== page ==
By Gary Thomas
Researchers belonging to the Bermuda Institute of Ocean Sciences (BIOS) and Princeton University have together conducted a study on the impact of climate change on bacteria.
At-sea ocean acidification experiments show contrasting responses between dominant unicellular and colonial natural cyanobacteria populations. Insets(top to bottom): Synechococcus (epifluorescent microscopy), Prochlorococcus(bright-field microscopy) and Trichodesmium (bright-field microscopy). Photos: S. Jaeger and M. Lomas. (PRNewsFoto/Bermuda Institute of Ocean Sciences, S. Jaeger and M. Lomas)
Acidification of the ocean has been continuing from around 120,000 years ago – the last glacial minimum age. The research team studied the responses of photosynthetic bacteria to treatments that simulated the trends of ocean acidification from the early period to the year 2100.
The PI of the Phytoplankton Ecology Lab at BIOS, Dr. Michael Lomas, led the research team. Dr. Lomas stated that the photosynthetic bacteria in the tropical and subtropical ocean dominate the plant biomass. Cyanobacteria are present across terrestrial, marine and freshwater environments. These blue-green bacteria play an important role in global nitrogen cycles and the global carbon cycle. The bacteria acquire their energy from the photosynthesis process. They contribute to the "nitrogen fixation" process through which they convert atmospheric nitrogen into a bioavailable form.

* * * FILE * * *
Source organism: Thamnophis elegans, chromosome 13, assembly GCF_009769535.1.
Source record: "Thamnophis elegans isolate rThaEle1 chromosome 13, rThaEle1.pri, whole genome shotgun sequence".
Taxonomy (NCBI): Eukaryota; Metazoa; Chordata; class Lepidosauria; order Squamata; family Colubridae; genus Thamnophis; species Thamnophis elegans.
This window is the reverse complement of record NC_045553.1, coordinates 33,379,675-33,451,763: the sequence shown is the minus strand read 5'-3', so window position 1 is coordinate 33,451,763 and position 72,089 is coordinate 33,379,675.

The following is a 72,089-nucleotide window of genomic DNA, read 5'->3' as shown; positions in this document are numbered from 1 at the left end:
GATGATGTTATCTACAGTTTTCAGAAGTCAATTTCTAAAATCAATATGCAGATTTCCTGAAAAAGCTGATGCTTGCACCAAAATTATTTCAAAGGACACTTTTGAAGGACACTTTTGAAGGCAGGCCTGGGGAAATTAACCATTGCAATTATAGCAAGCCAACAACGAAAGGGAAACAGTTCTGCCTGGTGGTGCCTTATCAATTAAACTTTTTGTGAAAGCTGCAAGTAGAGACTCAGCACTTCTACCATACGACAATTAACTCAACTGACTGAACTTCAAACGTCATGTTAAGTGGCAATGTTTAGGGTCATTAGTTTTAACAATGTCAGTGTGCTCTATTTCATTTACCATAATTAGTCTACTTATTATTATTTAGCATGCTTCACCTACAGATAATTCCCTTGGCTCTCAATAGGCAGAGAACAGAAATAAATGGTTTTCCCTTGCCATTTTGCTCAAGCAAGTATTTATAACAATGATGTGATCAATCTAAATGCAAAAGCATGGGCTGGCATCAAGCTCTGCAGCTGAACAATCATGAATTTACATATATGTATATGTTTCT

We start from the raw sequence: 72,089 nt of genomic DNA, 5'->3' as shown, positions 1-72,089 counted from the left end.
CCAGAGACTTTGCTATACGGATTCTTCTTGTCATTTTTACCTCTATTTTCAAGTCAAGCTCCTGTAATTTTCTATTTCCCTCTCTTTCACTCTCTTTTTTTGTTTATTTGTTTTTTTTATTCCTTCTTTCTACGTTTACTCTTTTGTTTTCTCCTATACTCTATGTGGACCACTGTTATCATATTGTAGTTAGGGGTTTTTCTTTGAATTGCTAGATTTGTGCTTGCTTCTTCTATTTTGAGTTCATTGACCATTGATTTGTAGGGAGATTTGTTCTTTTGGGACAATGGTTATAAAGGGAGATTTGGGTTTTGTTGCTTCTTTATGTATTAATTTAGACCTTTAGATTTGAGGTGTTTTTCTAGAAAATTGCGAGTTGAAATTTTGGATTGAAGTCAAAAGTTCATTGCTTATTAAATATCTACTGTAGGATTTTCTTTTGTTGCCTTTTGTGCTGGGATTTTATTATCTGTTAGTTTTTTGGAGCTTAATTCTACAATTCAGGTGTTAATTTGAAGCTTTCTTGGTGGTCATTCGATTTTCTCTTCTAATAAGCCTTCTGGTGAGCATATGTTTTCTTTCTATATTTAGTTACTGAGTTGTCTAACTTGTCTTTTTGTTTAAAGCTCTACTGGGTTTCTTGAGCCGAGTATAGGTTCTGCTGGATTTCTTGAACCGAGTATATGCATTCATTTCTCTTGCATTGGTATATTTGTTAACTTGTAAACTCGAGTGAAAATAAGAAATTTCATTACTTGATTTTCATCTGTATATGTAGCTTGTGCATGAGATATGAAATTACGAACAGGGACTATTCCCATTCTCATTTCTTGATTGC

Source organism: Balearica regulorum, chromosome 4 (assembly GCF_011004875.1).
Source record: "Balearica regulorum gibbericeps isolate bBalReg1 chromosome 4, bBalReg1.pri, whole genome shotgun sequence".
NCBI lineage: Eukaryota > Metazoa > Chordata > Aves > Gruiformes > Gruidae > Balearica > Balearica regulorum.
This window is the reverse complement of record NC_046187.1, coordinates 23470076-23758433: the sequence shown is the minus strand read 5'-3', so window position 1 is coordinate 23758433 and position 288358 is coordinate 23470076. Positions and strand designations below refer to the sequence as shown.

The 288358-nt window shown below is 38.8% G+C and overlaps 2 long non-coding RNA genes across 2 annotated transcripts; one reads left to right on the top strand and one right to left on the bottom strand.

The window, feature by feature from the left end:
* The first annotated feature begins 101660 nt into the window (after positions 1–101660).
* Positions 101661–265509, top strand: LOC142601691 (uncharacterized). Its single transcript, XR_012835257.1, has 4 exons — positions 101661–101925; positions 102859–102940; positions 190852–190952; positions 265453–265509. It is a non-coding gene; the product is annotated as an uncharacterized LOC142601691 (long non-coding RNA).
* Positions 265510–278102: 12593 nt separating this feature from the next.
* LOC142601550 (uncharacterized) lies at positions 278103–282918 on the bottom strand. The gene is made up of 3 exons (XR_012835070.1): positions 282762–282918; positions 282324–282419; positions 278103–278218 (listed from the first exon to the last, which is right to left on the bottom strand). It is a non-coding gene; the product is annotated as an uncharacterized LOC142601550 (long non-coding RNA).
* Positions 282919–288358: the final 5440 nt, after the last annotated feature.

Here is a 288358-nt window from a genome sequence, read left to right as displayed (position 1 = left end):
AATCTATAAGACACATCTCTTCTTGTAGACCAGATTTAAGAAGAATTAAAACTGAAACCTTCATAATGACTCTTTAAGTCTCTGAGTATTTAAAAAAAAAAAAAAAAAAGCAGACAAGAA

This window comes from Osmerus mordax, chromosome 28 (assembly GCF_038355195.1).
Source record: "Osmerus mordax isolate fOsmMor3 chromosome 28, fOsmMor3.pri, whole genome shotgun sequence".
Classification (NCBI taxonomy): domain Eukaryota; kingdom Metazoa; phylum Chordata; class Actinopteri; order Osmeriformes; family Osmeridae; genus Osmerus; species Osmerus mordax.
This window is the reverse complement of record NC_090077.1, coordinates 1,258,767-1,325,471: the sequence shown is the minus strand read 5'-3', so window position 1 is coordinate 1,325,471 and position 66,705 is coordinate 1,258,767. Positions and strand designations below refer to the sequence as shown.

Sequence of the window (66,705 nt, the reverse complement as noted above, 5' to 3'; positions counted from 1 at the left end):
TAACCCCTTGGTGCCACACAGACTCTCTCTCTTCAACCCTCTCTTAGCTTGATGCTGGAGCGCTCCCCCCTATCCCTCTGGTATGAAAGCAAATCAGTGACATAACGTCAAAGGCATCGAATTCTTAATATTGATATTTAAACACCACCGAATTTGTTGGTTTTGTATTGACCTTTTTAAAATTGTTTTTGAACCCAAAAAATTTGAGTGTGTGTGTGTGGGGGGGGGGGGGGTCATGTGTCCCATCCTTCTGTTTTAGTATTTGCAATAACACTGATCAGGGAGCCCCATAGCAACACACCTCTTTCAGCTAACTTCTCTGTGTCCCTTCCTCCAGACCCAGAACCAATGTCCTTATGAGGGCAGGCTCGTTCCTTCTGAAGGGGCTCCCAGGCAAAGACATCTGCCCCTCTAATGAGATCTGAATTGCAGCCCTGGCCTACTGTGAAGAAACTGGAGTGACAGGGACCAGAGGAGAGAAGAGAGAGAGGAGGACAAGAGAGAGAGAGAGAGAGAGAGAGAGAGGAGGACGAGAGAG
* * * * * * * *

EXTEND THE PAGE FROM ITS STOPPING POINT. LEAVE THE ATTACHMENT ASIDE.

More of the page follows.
The researchers studied mixed assemblages of Synechococcus and Prochlorococcus and Trichodesmium colonies. They collected seawater samples and changed the partial pressure of CO2 and the pH. They then studied the response of the cyanobacteria in terms of their pigment concentrations, cell sizes, and nitrogen and carbon fixation rates.
The study suggested that the cyanobacteria had the ability to adapt to new conditions rapidly. When nutrients were supplied in adequate quantities Trichodesmium increased its nitrogen and carbon fixation rates. The team also found that changes in ocean pCO2 and pH do not affect the various species of cyanobacteria in the same manner. When the ocean becomes enriched with CO2 it will increase its temperature and also be conducive to the growth of the blue-green bacteria.